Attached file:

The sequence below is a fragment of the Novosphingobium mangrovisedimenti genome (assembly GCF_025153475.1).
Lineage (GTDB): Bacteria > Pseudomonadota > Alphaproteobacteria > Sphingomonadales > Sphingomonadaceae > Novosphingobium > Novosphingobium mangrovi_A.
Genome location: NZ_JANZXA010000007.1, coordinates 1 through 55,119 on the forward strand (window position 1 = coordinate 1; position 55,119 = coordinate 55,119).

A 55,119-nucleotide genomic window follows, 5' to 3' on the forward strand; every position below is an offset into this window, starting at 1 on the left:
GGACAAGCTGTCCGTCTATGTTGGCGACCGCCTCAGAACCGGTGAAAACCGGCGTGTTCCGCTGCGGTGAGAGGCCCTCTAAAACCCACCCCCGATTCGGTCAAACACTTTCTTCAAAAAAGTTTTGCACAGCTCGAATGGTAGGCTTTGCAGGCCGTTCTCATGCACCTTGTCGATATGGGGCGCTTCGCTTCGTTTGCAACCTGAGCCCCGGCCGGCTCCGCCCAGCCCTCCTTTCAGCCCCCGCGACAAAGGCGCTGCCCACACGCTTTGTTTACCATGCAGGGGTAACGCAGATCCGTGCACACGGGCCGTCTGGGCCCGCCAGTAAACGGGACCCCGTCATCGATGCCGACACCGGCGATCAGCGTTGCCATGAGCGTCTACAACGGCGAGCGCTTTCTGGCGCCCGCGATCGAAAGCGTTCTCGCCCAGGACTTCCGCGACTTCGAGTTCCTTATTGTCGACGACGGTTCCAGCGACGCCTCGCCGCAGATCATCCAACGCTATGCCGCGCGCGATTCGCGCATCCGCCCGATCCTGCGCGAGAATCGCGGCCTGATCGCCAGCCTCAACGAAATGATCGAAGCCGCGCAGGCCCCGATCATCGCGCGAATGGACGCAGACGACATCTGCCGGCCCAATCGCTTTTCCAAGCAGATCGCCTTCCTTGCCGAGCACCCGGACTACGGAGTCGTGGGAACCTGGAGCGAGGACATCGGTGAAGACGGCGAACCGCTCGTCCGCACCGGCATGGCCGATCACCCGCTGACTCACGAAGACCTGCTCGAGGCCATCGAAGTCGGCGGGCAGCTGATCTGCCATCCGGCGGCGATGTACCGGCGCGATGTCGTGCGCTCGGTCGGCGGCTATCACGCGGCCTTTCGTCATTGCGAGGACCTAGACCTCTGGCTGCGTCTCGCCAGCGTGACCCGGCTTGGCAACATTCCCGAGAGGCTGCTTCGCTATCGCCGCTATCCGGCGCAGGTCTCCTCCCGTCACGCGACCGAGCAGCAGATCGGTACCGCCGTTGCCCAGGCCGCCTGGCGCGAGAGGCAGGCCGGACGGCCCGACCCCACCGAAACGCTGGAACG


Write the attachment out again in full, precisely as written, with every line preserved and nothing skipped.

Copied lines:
The sequence below is a fragment of the Novosphingobium mangrovisedimenti genome (assembly GCF_025153475.1).
Lineage (GTDB): Bacteria > Pseudomonadota > Alphaproteobacteria > Sphingomonadales > Sphingomonadaceae > Novosphingobium > Novosphingobium mangrovi_A.
Genome location: NZ_JANZXA010000007.1, coordinates 1 through 55,119 on the forward strand (window position 1 = coordinate 1; position 55,119 = coordinate 55,119).

A 55,119-nucleotide genomic window follows, 5' to 3' on the forward strand; every position below is an offset into this window, starting at 1 on the left:
GGACAAGCTGTCCGTCTATGTTGGCGACCGCCTCAGAACCGGTGAAAACCGGCGTGTTCCGCTGCGGTGAGAGGCCCTCTAAAACCCACCCCCGATTCGGTCAAACACTTTCTTCAAAAAAGTTTTGCACAGCTCGAATGGTAGGCTTTGCAGGCCGTTCTCATGCACCTTGTCGATATGGGGCGCTTCGCTTCGTTTGCAACCTGAGCCCCGGCCGGCTCCGCCCAGCCCTCCTTTCAGCCCCCGCGACAAAGGCGCTGCCCACACGCTTTGTTTACCATGCAGGGGTAACGCAGATCCGTGCACACGGGCCGTCTGGGCCCGCCAGTAAACGGGACCCCGTCATCGATGCCGACACCGGCGATCAGCGTTGCCATGAGCGTCTACAACGGCGAGCGCTTTCTGGCGCCCGCGATCGAAAGCGTTCTCGCCCAGGACTTCCGCGACTTCGAGTTCCTTATTGTCGACGACGGTTCCAGCGACGCCTCGCCGCAGATCATCCAACGCTATGCCGCGCGCGATTCGCGCATCCGCCCGATCCTGCGCGAGAATCGCGGCCTGATCGCCAGCCTCAACGAAATGATCGAAGCCGCGCAGGCCCCGATCATCGCGCGAATGGACGCAGACGACATCTGCCGGCCCAATCGCTTTTCCAAGCAGATCGCCTTCCTTGCCGAGCACCCGGACTACGGAGTCGTGGGAACCTGGAGCGAGGACATCGGTGAAGACGGCGAACCGCTCGTCCGCACCGGCATGGCCGATCACCCGCTGACTCACGAAGACCTGCTCGAGGCCATCGAAGTCGGCGGGCAGCTGATCTGCCATCCGGCGGCGATGTACCGGCGCGATGTCGTGCGCTCGGTCGGCGGCTATCACGCGGCCTTTCGTCATTGCGAGGACCTAGACCTCTGGCTGCGTCTCGCCAGCGTGACCCGGCTTGGCAACATTCCCGAGAGGCTGCTTCGCTATCGCCGCTATCCGGCGCAGGTCTCCTCCCGTCACGCGACCGAGCAGCAGATCGGTACCGCCGTTGCCCAGGCCGCCTGGCGCGAGAGGCAGGCCGGACGGCCCGACCCCACCGAAACGCTGGAACG